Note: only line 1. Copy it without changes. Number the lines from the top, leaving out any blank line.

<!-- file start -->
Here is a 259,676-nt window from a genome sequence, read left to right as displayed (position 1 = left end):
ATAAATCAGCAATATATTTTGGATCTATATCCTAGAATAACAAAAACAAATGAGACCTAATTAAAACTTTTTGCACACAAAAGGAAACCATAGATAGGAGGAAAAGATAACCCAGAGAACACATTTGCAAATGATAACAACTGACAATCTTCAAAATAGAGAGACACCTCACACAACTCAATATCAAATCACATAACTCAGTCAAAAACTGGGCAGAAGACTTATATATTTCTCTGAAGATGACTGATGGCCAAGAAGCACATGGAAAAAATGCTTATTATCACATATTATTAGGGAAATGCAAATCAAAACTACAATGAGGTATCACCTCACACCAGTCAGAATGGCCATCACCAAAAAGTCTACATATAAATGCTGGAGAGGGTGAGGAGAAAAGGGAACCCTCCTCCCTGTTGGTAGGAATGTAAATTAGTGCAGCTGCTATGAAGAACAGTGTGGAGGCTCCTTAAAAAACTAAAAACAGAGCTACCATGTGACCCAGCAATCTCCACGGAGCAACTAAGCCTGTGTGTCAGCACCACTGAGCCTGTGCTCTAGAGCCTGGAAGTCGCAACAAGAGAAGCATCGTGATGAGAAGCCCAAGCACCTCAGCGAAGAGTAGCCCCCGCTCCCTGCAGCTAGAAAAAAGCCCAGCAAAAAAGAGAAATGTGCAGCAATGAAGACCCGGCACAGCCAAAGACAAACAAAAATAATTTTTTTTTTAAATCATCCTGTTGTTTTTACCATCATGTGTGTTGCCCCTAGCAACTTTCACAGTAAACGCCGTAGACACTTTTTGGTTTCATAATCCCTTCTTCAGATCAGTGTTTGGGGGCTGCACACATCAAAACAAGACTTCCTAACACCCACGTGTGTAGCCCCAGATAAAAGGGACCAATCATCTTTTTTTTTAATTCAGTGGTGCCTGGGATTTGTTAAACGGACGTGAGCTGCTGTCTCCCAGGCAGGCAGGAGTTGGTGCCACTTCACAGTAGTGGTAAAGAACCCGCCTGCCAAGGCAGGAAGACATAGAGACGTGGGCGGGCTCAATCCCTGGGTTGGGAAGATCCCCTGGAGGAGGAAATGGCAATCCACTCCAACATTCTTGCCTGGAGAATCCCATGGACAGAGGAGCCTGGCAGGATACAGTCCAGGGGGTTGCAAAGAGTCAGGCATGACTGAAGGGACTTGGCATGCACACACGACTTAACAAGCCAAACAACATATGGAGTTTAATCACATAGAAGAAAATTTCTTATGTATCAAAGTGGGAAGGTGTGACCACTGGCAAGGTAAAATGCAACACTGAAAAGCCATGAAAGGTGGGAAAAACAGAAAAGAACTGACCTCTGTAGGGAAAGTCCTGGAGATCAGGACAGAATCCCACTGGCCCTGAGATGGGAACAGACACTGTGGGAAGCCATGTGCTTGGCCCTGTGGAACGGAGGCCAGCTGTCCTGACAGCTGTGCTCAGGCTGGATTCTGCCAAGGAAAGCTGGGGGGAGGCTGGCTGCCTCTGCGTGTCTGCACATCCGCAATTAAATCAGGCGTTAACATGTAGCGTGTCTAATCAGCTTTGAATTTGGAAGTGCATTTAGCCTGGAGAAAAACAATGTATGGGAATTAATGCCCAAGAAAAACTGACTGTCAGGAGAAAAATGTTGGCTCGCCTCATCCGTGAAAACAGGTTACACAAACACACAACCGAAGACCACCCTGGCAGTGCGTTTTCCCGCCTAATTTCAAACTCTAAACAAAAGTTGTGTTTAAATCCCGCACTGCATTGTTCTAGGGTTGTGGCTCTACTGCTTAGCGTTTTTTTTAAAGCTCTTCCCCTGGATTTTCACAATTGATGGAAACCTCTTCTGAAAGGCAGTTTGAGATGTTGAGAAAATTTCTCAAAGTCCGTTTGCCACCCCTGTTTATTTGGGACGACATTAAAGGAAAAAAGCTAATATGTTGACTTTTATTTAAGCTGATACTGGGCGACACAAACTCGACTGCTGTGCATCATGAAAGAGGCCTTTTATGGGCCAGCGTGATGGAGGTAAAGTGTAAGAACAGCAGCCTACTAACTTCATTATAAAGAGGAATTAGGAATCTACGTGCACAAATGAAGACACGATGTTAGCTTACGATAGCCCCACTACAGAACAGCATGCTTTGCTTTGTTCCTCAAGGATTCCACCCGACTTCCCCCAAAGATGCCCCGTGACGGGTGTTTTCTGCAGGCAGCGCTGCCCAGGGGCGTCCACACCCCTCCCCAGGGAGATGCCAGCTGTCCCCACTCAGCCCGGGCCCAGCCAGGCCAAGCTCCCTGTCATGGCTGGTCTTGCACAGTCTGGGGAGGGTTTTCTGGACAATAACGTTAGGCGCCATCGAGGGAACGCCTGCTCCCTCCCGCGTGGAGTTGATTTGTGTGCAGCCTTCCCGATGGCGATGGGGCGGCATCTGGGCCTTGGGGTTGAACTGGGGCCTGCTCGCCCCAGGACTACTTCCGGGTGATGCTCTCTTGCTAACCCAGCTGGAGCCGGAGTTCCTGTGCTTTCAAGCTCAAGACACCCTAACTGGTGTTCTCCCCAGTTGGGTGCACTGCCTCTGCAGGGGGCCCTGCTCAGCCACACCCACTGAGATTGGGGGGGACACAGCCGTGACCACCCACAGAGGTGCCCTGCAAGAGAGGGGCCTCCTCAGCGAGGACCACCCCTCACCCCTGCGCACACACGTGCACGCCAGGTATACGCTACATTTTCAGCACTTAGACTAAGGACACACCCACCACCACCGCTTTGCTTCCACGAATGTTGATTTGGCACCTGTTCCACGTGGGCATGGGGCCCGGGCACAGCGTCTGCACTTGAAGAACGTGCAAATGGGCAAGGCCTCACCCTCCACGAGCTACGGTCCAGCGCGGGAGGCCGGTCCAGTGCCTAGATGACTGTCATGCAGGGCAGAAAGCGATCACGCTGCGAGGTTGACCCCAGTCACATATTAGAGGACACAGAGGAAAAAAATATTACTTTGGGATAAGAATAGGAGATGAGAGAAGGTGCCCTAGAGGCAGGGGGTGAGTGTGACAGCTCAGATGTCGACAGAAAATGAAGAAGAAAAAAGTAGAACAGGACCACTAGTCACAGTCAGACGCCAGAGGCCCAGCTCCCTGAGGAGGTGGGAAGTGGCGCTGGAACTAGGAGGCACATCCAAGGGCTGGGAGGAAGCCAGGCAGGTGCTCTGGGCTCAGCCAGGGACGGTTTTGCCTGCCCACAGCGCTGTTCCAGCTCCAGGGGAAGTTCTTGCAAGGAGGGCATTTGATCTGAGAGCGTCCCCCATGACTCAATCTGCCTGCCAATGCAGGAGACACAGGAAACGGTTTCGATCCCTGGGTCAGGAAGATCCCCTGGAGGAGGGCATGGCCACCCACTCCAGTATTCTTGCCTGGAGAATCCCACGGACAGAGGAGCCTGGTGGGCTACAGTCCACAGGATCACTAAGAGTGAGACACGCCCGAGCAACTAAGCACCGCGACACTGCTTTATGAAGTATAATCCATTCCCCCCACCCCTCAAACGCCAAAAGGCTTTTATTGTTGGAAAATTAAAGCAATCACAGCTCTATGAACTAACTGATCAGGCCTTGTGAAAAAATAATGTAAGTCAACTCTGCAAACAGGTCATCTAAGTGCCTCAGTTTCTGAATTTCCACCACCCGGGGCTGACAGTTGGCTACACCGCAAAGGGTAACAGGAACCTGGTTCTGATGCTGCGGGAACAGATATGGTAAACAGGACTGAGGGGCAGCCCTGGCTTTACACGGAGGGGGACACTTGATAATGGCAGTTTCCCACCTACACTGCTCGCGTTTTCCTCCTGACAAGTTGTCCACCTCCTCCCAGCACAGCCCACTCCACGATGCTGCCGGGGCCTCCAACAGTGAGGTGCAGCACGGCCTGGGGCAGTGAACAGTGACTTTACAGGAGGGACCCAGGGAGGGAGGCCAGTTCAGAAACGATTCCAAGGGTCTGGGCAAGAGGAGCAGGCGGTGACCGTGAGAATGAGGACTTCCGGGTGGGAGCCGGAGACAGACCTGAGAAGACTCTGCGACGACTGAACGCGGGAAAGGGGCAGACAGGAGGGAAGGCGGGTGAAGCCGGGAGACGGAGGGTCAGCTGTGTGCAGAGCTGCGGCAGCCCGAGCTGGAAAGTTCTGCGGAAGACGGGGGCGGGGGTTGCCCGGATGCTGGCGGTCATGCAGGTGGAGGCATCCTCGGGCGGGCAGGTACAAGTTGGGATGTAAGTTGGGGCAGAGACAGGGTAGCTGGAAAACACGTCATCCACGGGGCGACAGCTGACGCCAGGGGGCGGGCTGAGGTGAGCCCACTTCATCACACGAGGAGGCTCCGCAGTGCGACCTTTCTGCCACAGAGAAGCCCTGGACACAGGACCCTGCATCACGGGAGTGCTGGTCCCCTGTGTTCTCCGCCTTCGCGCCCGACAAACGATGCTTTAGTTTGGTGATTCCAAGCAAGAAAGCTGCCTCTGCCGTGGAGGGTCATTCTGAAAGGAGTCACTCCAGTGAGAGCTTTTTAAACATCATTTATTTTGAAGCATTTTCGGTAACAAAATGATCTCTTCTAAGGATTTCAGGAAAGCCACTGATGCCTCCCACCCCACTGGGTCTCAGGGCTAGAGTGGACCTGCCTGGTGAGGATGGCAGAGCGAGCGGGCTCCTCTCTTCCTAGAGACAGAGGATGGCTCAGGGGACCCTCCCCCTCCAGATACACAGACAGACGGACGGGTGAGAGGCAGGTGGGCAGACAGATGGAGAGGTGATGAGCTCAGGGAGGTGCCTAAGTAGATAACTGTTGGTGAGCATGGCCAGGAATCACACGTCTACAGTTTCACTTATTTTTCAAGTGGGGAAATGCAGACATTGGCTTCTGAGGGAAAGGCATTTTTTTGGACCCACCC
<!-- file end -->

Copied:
Here is a 259,676-nt window from a genome sequence, read left to right as displayed (position 1 = left end):